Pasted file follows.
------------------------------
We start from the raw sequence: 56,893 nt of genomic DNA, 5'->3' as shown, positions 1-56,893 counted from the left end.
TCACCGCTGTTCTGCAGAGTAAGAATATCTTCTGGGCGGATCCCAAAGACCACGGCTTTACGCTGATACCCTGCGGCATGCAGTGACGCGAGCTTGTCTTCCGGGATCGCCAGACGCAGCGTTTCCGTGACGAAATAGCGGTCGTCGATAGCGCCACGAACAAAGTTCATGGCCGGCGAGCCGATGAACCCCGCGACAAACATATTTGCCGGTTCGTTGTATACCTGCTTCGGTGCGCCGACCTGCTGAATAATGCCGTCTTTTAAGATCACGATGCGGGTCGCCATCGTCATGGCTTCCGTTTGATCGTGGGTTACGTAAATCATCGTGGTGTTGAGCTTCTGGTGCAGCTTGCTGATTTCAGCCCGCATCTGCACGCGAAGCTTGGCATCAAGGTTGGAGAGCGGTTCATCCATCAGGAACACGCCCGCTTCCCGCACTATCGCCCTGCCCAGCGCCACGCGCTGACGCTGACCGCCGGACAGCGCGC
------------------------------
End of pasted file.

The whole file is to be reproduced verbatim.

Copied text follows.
We start from the raw sequence: 56,893 nt of genomic DNA, 5'->3' as shown, positions 1-56,893 counted from the left end.
TCACCGCTGTTCTGCAGAGTAAGAATATCTTCTGGGCGGATCCCAAAGACCACGGCTTTACGCTGATACCCTGCGGCATGCAGTGACGCGAGCTTGTCTTCCGGGATCGCCAGACGCAGCGTTTCCGTGACGAAATAGCGGTCGTCGATAGCGCCACGAACAAAGTTCATGGCCGGCGAGCCGATGAACCCCGCGACAAACATATTTGCCGGTTCGTTGTATACCTGCTTCGGTGCGCCGACCTGCTGAATAATGCCGTCTTTTAAGATCACGATGCGGGTCGCCATCGTCATGGCTTCCGTTTGATCGTGGGTTACGTAAATCATCGTGGTGTTGAGCTTCTGGTGCAGCTTGCTGATTTCAGCCCGCATCTGCACGCGAAGCTTGGCATCAAGGTTGGAGAGCGGTTCATCCATCAGGAACACGCCCGCTTCCCGCACTATCGCCCTGCCCAGCGCCACGCGCTGACGCTGACCGCCGGACAGCGCGC